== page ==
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Studia Sententiarum (SSENT 2)
W. O. Duba
The Forge of Doctrine. The Academic Year 1330-31 and the Rise of Scotism at the University of Paris

XI+444 p., 13 b/w ill., 20 b/w tables, 156 x 234 mm, 2017
ISBN: 978-2-503-57327-4
Languages: English, Latin
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A unique glimpse into the classroom at a critical period in the history of western thought.

A rare survival provides unmatched access to the the medieval classroom. In the academic year 1330-31, the Franciscan theologian, William of Brienne, lectured on Peter Lombard’s Sentences and disputed with the other theologians at the University of Paris. The original, official notes of these lectures and disputes survives in a manuscript codex at the National Library of the Czech Republic, and they constitute the oldest known original record of an entire university course. An analysis of this manuscript reconstructs the daily reality of the University of Paris in the fourteenth century, delineating the pace and organization of instruction within the school and the debates between the schools. The transcription made during William’s lectures and the later modifications and additions reveal how the major vehicle for Scholastic thought, the written Sentences commentary, relates to fourteenth-century teaching. As a teacher and a scholar, William of Brienne was a dedicated follower of the philosophy and theology of John Duns Scotus (+1308). He constructed Scotist doctrine for his students and defended it from his peers. This book shows concretely how scholastic thinkers made, communicated, and debated ideas at the medieval universities. Appendices document the entire process with critical editions of William's academic debates (principia), his promotion speech, and a selection of his lectures and sources.​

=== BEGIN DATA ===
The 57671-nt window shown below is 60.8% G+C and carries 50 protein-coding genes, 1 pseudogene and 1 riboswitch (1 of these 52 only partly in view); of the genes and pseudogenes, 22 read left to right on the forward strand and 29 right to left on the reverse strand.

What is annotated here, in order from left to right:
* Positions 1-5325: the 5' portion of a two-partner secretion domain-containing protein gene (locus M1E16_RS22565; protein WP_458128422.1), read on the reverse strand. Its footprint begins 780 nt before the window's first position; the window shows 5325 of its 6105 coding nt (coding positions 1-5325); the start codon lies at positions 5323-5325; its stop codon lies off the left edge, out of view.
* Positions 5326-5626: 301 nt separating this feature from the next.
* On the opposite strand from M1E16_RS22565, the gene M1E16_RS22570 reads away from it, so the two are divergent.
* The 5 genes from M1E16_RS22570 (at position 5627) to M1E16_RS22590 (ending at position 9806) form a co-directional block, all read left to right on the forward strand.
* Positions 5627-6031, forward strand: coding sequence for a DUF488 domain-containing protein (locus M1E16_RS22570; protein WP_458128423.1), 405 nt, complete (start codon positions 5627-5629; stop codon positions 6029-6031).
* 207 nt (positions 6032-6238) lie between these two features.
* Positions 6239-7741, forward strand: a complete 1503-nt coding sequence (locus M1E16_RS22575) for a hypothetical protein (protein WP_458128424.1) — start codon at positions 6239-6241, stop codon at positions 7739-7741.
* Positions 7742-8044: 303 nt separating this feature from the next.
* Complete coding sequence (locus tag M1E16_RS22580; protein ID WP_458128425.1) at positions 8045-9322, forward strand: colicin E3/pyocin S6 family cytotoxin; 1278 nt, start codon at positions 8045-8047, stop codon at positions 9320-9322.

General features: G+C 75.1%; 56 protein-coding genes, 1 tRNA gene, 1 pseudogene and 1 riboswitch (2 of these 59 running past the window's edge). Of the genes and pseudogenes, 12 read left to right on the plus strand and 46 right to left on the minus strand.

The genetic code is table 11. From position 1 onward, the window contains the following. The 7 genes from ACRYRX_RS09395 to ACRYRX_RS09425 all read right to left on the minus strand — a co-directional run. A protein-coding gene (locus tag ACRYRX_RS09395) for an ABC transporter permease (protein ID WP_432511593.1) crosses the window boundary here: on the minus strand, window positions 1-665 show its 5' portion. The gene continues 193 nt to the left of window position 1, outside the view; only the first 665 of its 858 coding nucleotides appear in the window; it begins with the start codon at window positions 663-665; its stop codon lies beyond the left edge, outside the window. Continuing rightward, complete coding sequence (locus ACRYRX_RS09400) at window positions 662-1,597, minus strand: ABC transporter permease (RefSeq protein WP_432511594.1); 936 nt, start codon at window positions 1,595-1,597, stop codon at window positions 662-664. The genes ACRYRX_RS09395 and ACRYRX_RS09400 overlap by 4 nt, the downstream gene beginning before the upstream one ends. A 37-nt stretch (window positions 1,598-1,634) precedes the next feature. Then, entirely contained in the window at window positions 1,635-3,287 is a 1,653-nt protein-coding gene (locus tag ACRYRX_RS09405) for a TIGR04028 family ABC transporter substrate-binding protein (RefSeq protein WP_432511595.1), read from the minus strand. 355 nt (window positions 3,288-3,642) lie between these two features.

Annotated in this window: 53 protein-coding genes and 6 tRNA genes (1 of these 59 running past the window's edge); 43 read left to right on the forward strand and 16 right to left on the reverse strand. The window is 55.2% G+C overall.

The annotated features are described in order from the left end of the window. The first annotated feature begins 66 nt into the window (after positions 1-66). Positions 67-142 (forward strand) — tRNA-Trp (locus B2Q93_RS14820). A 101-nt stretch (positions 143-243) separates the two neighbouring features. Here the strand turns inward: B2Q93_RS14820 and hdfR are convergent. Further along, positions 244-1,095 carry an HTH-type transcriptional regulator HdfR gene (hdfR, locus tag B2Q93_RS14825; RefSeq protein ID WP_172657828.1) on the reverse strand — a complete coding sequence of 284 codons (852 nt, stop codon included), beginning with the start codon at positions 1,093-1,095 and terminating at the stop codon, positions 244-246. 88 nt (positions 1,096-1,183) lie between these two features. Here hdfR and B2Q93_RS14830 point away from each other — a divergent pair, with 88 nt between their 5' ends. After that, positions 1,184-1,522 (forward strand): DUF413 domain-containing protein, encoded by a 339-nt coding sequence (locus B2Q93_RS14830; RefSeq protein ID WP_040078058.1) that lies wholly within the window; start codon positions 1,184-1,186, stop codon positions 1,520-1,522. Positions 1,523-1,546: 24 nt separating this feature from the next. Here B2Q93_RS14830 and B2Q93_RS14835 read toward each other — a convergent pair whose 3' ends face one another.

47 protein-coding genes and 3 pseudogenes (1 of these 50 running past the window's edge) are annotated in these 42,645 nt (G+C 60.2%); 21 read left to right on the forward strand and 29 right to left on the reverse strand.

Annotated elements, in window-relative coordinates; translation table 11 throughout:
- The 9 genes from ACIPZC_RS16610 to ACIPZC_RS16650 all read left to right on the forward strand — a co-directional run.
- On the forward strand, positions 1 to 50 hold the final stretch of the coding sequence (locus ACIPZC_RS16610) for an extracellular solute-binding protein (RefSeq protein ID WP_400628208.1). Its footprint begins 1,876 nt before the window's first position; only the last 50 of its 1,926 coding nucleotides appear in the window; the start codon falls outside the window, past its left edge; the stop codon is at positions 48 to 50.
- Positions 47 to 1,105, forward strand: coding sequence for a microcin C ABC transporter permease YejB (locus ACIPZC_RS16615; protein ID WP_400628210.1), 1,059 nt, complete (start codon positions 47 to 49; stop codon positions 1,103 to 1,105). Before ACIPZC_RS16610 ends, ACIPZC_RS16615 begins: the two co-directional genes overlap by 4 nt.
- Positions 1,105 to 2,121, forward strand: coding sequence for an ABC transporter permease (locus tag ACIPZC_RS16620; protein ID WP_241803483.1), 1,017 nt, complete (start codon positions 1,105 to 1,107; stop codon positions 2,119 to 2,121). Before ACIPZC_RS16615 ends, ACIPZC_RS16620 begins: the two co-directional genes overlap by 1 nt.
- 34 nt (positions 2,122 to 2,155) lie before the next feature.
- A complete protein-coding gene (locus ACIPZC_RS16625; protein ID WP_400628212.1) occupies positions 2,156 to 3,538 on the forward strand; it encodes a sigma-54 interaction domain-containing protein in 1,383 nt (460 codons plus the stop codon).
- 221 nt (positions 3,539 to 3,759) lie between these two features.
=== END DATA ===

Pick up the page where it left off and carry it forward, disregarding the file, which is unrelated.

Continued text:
William Duba (Ph.D., The University of Iowa, 2006), manages the Fragmentarium project at the Université de Fribourg.
Table of Contents

Introduction: William of Brienne (fl. 1330) and MS Praha, NKCR VIII.F.14

Chapter I: The Prague Codex
Chapter II: Bachelor of the Sentences in Paris
Chapter III: Disputatio Collativa
Chapter IV: Lectiones on the Sentences
Chapter V: William of Brienne’s Scotism in the Lectiones
Chapter VI: After the lectures

Conclusion: The Material Residue of the Transmission of Ideas
Appendices
Appendix A: Guilelmus de Brena, Reportatio in libros Sententiarum. List of Lectiones
Appendix B: Principia in I, II et III Sententiarum
Appendix C: Lectiones 3-4
Appendix D: Lectio 26
Appendix E: . . . Lectio 64
Appendix F: . . . Lectio 71
Appendix G: Principium in theologia
Appendix H: Franciscus de Marchia, IV Sent., Q. 23
Bibliography

Interest Classification:
Medieval & Renaissance History (c.400-1500)
Medieval European history (400-1500) : main subdisciplines
Cultural & intellectual history

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